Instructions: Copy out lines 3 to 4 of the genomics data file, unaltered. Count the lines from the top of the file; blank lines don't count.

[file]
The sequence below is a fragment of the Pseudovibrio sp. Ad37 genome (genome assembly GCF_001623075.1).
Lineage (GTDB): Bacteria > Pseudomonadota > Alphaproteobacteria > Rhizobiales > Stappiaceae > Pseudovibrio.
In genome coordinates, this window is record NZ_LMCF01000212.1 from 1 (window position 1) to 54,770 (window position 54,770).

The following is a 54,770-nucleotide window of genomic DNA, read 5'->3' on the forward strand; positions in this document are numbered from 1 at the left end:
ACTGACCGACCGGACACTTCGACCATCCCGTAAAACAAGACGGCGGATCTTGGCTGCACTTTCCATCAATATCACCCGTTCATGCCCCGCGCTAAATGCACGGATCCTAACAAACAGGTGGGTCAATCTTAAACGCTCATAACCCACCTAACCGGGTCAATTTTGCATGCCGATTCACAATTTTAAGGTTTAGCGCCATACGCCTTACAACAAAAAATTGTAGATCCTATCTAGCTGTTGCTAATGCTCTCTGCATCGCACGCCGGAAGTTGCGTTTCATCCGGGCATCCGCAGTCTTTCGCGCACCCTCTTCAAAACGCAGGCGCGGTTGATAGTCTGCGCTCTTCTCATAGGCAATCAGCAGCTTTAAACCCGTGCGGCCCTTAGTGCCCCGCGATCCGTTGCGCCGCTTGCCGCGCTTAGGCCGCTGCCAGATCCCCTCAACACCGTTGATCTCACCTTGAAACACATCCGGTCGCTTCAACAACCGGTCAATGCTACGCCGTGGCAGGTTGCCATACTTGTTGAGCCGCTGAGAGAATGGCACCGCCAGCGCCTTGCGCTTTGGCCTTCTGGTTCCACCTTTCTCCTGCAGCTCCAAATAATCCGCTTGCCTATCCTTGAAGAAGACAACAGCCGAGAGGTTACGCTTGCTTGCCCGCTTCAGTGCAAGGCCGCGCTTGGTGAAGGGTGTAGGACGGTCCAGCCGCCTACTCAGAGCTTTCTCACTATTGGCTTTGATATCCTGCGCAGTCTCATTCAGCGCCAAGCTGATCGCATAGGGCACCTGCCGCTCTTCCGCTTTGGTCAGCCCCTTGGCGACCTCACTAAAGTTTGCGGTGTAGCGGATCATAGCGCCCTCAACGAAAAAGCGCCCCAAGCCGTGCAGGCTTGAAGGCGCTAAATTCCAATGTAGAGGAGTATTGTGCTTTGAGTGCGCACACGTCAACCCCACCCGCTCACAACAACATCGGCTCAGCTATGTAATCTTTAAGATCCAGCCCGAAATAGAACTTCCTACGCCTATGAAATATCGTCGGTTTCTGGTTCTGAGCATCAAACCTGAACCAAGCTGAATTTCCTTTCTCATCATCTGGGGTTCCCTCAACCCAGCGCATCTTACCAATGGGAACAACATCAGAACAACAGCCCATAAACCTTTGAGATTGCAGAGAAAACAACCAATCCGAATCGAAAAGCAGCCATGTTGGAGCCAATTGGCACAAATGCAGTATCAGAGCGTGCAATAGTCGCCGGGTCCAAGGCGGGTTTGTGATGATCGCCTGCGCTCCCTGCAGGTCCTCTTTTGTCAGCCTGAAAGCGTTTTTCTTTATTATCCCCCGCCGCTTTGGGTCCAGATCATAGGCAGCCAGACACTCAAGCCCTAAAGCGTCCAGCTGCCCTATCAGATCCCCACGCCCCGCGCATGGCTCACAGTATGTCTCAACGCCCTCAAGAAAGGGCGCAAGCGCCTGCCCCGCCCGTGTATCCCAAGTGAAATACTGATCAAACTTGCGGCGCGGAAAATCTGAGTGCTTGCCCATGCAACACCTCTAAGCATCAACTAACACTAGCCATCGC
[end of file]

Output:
In genome coordinates, this window is record NZ_LMCF01000212.1 from 1 (window position 1) to 54,770 (window position 54,770).

The following is a 54,770-nucleotide window of genomic DNA, read 5'->3' on the forward strand; positions in this document are numbered from 1 at the left end: